Kennelly says Linked In has been successful because it is business to business. One person may have made connections with 30 others, but they can also be connected with their connections’ connections. That means the number of people they can contact increases exponentially.
“Through network of contacts you can cast your net to link in to particular organisation. It is like an advertising vehicle but using business-related networks already set up. It is phenomenal the reach these things have.”
Peter Kerridge of Kerridge and Partners says the firm uses Linked In to connect to the global market. One of the partners is connected to 32 different countries.
“It gives our clients confidence that we can authentically attract talent from offshore, which is of increasing importance,” Kerridge says.
He says eight out of 10 candidates applying for jobs were born outside New Zealand.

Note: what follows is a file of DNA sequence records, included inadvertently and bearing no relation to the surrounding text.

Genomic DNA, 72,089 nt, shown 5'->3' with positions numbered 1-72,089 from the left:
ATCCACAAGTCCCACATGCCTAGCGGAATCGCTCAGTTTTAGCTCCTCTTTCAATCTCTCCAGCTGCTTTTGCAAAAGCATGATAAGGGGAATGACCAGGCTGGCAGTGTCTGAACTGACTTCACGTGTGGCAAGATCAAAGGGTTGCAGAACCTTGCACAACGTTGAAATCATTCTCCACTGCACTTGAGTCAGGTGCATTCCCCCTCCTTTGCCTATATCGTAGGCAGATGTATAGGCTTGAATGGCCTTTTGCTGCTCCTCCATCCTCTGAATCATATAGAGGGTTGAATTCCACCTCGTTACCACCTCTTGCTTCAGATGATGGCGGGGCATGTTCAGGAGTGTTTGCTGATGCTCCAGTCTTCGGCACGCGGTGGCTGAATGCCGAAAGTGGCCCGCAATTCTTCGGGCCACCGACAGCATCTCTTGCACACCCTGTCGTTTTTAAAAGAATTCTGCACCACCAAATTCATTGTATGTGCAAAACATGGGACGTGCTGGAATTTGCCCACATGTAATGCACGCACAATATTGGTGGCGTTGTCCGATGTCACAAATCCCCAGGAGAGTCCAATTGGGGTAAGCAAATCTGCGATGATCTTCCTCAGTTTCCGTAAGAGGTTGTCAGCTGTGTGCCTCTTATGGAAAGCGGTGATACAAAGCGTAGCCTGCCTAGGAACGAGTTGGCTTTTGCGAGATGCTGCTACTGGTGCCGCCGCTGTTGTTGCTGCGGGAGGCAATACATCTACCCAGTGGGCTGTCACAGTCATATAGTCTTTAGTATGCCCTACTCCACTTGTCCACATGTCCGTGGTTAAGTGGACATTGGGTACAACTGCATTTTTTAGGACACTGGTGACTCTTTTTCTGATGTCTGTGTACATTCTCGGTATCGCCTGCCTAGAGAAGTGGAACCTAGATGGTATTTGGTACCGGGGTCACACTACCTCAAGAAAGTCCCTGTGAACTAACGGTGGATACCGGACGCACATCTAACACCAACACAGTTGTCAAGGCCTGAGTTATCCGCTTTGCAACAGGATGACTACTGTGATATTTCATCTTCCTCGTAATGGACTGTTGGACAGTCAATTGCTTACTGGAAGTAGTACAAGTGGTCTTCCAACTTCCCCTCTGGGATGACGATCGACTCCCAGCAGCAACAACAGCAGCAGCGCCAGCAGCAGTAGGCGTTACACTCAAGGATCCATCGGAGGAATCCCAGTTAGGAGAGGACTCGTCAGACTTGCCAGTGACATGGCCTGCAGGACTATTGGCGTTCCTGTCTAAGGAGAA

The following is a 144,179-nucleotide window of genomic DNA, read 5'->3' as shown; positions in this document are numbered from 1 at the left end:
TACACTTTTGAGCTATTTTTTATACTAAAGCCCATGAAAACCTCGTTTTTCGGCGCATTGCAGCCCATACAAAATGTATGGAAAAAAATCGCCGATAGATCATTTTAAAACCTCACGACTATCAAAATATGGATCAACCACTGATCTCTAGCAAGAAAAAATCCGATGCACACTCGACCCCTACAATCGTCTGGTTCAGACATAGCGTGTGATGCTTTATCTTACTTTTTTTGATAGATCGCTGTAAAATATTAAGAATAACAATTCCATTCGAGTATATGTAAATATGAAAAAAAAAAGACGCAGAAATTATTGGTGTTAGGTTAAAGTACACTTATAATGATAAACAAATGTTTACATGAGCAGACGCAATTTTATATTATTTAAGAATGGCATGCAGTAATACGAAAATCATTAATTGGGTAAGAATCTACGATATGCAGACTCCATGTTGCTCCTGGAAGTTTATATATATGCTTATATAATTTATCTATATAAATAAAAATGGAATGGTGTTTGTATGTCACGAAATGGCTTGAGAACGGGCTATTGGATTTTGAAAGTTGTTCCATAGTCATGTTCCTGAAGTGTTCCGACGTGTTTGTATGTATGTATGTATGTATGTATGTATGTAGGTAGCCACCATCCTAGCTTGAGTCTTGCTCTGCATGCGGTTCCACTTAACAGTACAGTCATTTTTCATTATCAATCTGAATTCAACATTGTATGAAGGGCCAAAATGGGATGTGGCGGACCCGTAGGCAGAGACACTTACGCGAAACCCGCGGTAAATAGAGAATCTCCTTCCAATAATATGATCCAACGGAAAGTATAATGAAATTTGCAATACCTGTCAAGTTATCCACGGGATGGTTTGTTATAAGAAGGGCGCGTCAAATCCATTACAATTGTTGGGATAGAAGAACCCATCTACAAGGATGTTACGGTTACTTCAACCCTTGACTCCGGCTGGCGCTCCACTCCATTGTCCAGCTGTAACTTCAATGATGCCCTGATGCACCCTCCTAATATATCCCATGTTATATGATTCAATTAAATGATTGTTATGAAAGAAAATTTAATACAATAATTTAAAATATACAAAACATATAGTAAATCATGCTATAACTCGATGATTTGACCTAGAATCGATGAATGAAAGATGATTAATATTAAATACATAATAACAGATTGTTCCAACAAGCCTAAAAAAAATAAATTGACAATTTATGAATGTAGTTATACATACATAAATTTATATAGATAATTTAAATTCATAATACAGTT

Even social-oriented networking sites like Facebook and My Space are becoming more popular in the recruitment industry. Instead of banning the use of social sites in the office, companies are encouraging the staff to go online to find people who might be interested in filling vacant positions.
“Young people talk about their company all the time,” Sheffield director Ian Taylor says. The intention in allowing this is to build the company brand as one worth working for.
Some companies pay large sums of money ($5000 and even up to $15,000 Taylor believes) if staff member finds someone who applies for role and is selected.
“There are myriad of social networks that can be used positively by companies for attracting talent and that is happening more and more and will continue to happen,” Taylor says.
Kennelly says there is very strong body of evidence that people recruited after an internal referral stay longer than an external candidate.
Recruiters also need to think more creatively about using other forms of technology to present their client’s company and its available roles.